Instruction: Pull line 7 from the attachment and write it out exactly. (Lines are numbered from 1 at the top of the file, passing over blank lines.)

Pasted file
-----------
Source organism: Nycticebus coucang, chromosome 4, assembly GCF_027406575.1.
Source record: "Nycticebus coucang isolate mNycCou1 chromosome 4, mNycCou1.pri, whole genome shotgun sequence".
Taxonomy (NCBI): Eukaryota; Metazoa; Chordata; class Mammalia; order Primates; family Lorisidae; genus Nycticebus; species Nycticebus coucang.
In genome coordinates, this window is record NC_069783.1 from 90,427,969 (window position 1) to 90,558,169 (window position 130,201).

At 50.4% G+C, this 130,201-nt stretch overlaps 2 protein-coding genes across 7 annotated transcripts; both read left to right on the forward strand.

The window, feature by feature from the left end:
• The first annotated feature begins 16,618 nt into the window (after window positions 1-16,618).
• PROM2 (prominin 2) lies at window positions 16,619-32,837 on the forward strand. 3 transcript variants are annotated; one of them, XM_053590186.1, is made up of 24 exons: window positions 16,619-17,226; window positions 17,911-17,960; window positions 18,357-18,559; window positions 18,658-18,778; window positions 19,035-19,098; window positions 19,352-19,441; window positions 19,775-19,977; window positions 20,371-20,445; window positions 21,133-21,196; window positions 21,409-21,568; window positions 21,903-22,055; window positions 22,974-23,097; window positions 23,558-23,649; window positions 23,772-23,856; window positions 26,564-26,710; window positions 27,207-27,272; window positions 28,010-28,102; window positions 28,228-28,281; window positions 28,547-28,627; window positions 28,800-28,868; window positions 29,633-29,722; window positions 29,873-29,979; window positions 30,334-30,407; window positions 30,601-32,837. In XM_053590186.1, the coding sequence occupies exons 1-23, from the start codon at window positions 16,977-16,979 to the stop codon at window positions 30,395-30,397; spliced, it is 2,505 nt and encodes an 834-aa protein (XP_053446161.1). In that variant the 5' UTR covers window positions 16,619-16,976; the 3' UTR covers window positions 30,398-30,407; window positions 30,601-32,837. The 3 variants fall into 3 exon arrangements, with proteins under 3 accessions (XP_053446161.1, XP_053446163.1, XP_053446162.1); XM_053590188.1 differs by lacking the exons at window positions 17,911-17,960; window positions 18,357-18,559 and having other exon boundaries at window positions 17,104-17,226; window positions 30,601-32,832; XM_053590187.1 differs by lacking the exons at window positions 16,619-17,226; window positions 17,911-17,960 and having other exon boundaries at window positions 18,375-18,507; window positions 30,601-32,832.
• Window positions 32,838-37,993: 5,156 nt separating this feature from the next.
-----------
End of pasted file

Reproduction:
• The first annotated feature begins 16,618 nt into the window (after window positions 1-16,618).